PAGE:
That's because there's less resistance for the cake to rise so following this logic and testing pressure cooker desserts over and over and over and over I found that giving baking powder a boost by increasing it for desserts cooked under pressure will turn that solid rubbery brick of a cake batter into a fluffy, spongy dessert You're going to see this in action in the lava cake later in this episode but first let's get to the cheesecake! Let's start the cheesecake with the crust

Add the cookies for the crust in a ziplock bag and zip almost completely and then bash Oh by the way, while I was bashing the cookies I was letting my toaster oven melt the butter right in the mixing bowl Mix everything together and set aside

while preparing the Cheesecake mold Here's how to ensure we can unmold the Cheesecake from the silicone container I simply cut out a disk of oven paper to fit the base Give everything another whirl and pour into the mold Use a flat-bottomed glass to press the crumbs into place

Since the silicone mold is flexible, put it directly on the steamer rack or on a plate Tuck the mold in the freezer to harden the cookie crust while working on the filling I prefer making uncomplicated desserts and this one is no exception It only needs a fork! No beaters, blenders whippers, or mixers I start most of my desserts with eggs and sugar

I'm taking advantage of the pointy ends of the sugar granules to break up the eggs more quickly Apologies for the unaesthetic bruises on my arm It's from my karate class! Click on the recipe to read more about how my classmate inspired this cheesecake recipe!! Add a couple of large pinch bowls of starch to the chocolate chips This keeps them from sinking to the bottom of the cheesecake mix in half of the cornstarch covered chocolate chips into the batter Do you see how the batter completely seals in the cookie crust? That's how the crust can remain crunchy

No crevices, joints or openings for the steam to enter in the pressure cooker base Add water and just before pressure cooking the Cheesecake sprinkle the rest of the chips on top leaving the cake uncovered ensures that it cooks evenly all the way to the center Some condensation will have gathered on the top of the Cheesecake – especially for this kind of cheesecake with a non frisbee-like undulating surface Simply use a paper towel to blot this liquid away and let the cake rest before refrigerating or freezing Alright, it's the next day, now and it's time to unmold this cake Now that the cake has cooled completely and has been chilled the custard has finally begun to pull away from the sides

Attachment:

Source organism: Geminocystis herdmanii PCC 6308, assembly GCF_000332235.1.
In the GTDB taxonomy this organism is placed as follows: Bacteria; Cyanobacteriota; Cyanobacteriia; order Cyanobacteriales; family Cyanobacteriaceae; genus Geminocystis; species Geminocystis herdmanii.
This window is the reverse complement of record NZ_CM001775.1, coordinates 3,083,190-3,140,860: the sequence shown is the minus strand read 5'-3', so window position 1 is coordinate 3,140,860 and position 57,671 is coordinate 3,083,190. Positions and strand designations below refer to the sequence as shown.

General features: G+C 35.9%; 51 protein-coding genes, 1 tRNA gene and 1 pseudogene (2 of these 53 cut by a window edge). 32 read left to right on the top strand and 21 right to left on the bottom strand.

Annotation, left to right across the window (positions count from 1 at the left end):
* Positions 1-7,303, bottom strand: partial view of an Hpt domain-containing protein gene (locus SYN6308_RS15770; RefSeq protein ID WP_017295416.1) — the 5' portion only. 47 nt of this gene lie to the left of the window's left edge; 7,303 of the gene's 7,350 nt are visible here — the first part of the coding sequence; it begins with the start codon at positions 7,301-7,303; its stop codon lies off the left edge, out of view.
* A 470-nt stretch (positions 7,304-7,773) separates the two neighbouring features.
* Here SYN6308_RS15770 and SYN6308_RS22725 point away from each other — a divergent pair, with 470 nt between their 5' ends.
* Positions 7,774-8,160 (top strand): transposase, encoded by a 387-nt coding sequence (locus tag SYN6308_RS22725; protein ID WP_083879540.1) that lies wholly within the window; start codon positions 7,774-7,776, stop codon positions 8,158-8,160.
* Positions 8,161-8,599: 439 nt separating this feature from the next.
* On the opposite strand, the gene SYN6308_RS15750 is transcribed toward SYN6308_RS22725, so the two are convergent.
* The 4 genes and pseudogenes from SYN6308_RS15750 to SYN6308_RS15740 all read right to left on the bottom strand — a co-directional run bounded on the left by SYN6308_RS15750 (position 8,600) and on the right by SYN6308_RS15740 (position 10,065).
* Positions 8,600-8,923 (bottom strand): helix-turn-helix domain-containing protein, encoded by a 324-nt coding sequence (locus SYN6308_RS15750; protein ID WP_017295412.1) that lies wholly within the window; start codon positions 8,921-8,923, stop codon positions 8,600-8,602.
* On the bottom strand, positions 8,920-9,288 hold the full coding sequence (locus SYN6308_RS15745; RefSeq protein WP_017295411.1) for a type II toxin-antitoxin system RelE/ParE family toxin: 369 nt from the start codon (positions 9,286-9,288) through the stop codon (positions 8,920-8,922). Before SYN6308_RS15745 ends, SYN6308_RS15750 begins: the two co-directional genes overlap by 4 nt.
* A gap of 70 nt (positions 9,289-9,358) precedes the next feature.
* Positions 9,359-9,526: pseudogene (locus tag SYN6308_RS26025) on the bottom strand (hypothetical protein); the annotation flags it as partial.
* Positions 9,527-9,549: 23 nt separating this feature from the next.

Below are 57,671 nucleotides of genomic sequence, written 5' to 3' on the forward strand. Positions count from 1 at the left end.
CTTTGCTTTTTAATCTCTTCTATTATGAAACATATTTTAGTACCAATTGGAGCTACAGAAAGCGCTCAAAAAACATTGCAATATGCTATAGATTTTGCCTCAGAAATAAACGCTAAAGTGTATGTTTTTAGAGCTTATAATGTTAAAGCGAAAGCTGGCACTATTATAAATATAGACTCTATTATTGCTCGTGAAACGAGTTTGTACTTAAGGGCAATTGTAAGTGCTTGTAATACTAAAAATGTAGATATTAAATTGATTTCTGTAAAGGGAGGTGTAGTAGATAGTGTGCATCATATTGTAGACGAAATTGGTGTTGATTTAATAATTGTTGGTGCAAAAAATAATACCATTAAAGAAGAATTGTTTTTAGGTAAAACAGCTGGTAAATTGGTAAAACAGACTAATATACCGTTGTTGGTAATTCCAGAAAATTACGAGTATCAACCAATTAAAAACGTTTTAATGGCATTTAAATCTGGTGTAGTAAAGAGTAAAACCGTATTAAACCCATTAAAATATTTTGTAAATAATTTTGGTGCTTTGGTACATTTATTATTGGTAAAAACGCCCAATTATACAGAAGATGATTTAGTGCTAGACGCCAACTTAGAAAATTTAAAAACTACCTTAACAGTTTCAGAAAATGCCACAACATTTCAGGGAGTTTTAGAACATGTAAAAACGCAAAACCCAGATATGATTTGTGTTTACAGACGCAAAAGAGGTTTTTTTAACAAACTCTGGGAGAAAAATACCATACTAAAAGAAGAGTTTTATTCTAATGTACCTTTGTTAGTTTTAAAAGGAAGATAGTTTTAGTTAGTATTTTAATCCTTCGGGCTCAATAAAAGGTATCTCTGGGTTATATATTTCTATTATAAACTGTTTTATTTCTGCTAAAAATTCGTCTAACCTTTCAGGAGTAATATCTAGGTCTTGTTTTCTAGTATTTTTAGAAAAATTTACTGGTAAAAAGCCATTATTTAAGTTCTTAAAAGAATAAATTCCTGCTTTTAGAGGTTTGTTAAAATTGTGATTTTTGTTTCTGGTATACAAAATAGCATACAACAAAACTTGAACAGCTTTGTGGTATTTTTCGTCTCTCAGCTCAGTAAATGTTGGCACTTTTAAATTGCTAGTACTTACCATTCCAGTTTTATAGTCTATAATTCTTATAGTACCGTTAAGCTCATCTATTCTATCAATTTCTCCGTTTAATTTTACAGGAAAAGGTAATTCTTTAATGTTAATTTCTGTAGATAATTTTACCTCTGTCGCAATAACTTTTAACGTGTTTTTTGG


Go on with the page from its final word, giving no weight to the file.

Time to flip it over and gently work off the silicone mold If you're using a stainless steel or aluminum container gently spank the base of the container to encourage the Cheesecake to come out OK, I'm about to tell you that everything you've heard about pressure cooking cheesecakes is wrong! Don't use a spring-form or a push-pan even silicone ones go solid silicone container, instead That's because the steam of the pressure cooker will enter all the little crevices in a push-pan and spring-form pan to give you a soggy cookie crust While, using a solid container the Cheesecake batter will seal the cookie crust underneath the batter until the cake is finished cooking and starts cooling

And the silicone makes it easy to un-mold the cake, too! Don't cover-up the Cheesecake but beware when removing the lid Covering the Cheesecake in foil during cooking will only prevent the steam from reaching the top of the cake and cooking it Pressure cook the Cheesecake uncovered and then be aware while removing the lid that the condensation might dribble from the lid on the top of the cake; but, no big deal just blot it off with a paper towel! Don't rush to open the pressure cooker use only "natural release" not only does the Cheesecake continue cooking during the release time, but well Remember the lesson where I showed you what happens inside the pressure cooker when using a "normal" or "quick" release? Well that's gonna happen to your Cheesecake if you rush it The egg batter will boil violently and scramble the cake! And, lastly, experiment use your own cheesecake recipe but follow my technique for no-fail results here we go again with the sugar and egg this recipe is based on the popular microwave mug cakes but with a little more baking powder, of course

We can achieve a runny, lava center precisely because of *how* the pressure cooker heats the mug -from the outside in Oil the mug – oops I did this off-camera! Fill the Instant Pot base with water, and add a rack or steamer basket to hold up the mug If you want to make this recipe with two or even three mugs the pressure cooking time doesn't change